A brief Piece on Occupy Tucson’s experience in court. At the end, District 26 Republican Terri Proud dismisses the protesters and tells them to go home. She urges police to clear the park. This prompted this exchange of emails between me and her:

To: Terri Proud
Subject: Occupy Tucson.

You don’t seem to get it. Our state is bankrupt, our cities are
bankrupt, and it is all for the same reason that people can’t find work,
that people are being foreclosed on. It is because the banking
institutions and corporations have plundered our economy. These people
are fighting for all of us, you too, unless you are worth $40 million,
are part of the 99%. So your answer is to have the police “do whatever
it takes” to remove them? What do you want, rubber bullets and tear
gas? Is that the American way? Take a good hard look at yourself and
those who pay for your campaign. Can you in good conscience say you are
working for the best interests of the citizens of Arizona? I think the
protesters can.

Mr. Moyer,

What you don’t’ get is that Tucson has no control on the Federal
Institutions. It would be like me protesting to protect the cactus in
New York.

So the individuals who continue to “occupy Tucson” in the meantime are
costing those who are working hundreds of thousands of dollars. In which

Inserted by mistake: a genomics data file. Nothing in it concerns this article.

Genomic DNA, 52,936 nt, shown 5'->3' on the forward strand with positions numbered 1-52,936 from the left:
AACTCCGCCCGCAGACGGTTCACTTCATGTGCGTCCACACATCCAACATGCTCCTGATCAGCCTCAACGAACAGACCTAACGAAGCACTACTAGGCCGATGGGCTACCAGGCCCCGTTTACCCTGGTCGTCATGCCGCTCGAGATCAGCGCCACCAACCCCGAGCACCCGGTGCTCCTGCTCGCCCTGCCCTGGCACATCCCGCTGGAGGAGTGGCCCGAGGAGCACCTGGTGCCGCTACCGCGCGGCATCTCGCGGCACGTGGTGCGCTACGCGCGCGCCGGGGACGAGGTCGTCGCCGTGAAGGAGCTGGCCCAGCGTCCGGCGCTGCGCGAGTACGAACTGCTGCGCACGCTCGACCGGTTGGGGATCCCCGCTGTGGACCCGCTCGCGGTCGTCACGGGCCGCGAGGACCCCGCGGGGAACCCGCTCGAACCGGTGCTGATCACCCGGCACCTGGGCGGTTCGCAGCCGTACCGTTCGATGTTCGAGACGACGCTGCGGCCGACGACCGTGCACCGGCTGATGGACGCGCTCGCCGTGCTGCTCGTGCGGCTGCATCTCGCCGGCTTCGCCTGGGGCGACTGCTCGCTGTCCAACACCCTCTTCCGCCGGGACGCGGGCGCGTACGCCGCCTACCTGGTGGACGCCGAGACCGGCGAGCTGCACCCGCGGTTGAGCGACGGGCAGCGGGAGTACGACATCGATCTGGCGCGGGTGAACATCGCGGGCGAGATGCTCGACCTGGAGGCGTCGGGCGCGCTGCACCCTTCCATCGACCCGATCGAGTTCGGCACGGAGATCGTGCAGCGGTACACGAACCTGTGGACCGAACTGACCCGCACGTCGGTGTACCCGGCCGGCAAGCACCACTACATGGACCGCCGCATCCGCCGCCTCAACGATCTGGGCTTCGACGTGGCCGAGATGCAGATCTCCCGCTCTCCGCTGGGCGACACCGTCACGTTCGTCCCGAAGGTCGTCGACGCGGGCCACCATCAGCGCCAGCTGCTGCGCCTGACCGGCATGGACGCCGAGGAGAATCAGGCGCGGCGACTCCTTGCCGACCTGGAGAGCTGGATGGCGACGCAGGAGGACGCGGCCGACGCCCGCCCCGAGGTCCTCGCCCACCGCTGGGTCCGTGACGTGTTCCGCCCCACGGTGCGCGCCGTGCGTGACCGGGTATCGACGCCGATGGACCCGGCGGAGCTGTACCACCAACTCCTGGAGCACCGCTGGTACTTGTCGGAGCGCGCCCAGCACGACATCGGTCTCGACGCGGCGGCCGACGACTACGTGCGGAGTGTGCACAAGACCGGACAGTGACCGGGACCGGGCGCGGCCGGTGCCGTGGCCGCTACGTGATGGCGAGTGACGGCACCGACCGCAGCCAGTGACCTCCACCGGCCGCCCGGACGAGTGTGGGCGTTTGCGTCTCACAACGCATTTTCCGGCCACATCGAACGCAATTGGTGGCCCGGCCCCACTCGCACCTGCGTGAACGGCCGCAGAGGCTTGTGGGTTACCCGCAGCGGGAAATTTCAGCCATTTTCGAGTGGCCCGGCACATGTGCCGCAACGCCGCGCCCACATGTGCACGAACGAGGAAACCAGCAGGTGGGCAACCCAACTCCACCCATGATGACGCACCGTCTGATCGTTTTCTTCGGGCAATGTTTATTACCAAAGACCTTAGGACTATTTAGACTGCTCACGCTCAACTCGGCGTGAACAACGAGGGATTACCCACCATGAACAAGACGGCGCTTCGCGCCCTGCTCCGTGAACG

I’m sure the City will be happy to once again raise the people’s taxes
to pay for that bill. People who own businesses downtown are suffering,
police officers using the very limited resources they have and those who
should be protected who pay taxes to have that police protection are
being neglected.

I guess as long as the attention is on the people who want to abuse the
laws; they want to be first afforded what other taxpayers are paying
for; and they could care less about other people’s small businesses,
their mortgages, and their children – is alright with you.

America’s greatest freedom is the freedom to protest, but if the only
way you can make your point is by hurting the innocent ones around you,
who have nothing to do with the bank institutions, then yeah- I have a
problem with that.

Representative Terri Proud
Arizona House of Representatives
1700 W. Washington Street
Phoenix, Arizona 85007
Email: tproud@azleg.gov

Ms. Proud,

I own a business downtown, and yes, I am hurting, but not because of the demonstrators. I am hurting because of the damage that has been done to our economy by irresponsible, largely Republican policies to deregulate the banking industry and to grant personhood and unlimited monetary influence over campaigns to Corporations. The only reason the demonstrators are costing the city money is that the city council doesn’t have the courage to just let them have their say. These people are hurting no-one. The ones who are hurting us are the extraordinarily wealthy who have taken almost all of our economic gains over the last three decades. they have gambled away the future of millions of people with pensions and 401K’s, they have taken bailouts and turned them into multi-million dollar bonuses, they have sent jobs to China and India, and they have bought a large portion of our government, including, it seems, you. The whole country needs to side with these demonstrators, including state and municipal governments. Then, yes, we can influence the Congress.